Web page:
Electronic Arts is actively (and persistently) looking for a buyer or another company willing to merge with it, according to Puck. The video game company reportedly held talks with a number of potential buyers or partners, including Disney, Apple and Amazon. It's unclear which were interested in fully purchasing EA and which were looking to merge, but in case of a merger, Puck said EA is seeking a deal that would allow Andrew Wilson to remain chief executive of the combined company.
EA approached Disney in March in an attempt to forge "a more meaningful relationship" that would go beyond licensing deals, according to the source. However, Disney decided not to push forward, perhaps because it's currently focused on its nascent streaming service. The publication said the idea of a merger between EA and ESPN, which Disney partly owns, is being floated around in the industry.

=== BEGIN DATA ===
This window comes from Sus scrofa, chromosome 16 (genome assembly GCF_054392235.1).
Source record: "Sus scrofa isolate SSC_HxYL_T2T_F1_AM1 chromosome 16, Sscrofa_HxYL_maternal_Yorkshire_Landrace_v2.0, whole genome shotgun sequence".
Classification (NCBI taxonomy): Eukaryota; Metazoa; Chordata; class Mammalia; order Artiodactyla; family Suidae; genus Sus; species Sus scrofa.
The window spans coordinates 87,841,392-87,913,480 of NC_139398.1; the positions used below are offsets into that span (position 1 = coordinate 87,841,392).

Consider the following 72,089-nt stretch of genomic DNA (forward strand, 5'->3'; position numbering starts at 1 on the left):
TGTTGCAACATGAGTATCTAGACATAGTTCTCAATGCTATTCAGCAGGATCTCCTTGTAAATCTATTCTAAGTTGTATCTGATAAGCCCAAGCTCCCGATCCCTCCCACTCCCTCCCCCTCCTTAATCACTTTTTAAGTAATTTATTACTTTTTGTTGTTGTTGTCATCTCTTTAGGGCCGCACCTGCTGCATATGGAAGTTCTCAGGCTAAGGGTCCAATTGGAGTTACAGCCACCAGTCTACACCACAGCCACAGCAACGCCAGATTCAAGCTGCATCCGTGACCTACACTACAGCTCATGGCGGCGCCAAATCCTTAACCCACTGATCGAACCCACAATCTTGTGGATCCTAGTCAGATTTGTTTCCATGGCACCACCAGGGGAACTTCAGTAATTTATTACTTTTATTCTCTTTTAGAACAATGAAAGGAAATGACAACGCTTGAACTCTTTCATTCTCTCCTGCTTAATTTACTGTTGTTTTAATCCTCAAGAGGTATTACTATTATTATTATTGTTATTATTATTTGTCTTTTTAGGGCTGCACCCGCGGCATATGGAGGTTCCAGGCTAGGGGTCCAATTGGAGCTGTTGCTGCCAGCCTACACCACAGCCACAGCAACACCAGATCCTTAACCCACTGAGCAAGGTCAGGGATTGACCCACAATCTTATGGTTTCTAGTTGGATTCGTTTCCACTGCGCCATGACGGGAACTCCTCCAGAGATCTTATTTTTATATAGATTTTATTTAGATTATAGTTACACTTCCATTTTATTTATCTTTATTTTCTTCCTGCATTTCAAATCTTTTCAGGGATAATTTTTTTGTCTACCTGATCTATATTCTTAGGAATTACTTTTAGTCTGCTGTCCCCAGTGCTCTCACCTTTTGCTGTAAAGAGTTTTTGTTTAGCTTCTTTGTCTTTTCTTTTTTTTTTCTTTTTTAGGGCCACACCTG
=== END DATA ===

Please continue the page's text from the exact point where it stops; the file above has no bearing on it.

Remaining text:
Among all the potential partners, however, it was perhaps Comcast who got the closest to a deal. Comcast CEO Brian Roberts reportedly approached Wilson with an offer to merge NBCUniversal with EA. Under the deal, Roberts would take majority control of the merged company, but Wilson would remain chief executive. The people involved didn't agree over the price of the sale and the structure of the combined entity, though, and the agreement fell through within the last month.
EA remains a company of its own for now, but Puck said it has become more emboldened in its quest to find a sale or a merger since Microsoft announced that it's snapping up Activision Blizzard for $68.7 billion, so that might not be be the case for long. It's worth noting that Sony also revealed that it's buying Destiny studio Bungie for $3.6 billion shortly after Microsoft announced the acquisition.
EA spokesperson John Reseburg told Puck that the company would not comment "on rumors and speculation relating to [mergers and acquisitions]." Reseburg added: "We are proud to be operating from a position of strength and growth, with a portfolio of amazing games, built around powerful IP, made by incredibly talented teams, and a network of more than half a billion players. We see a very bright future ahead."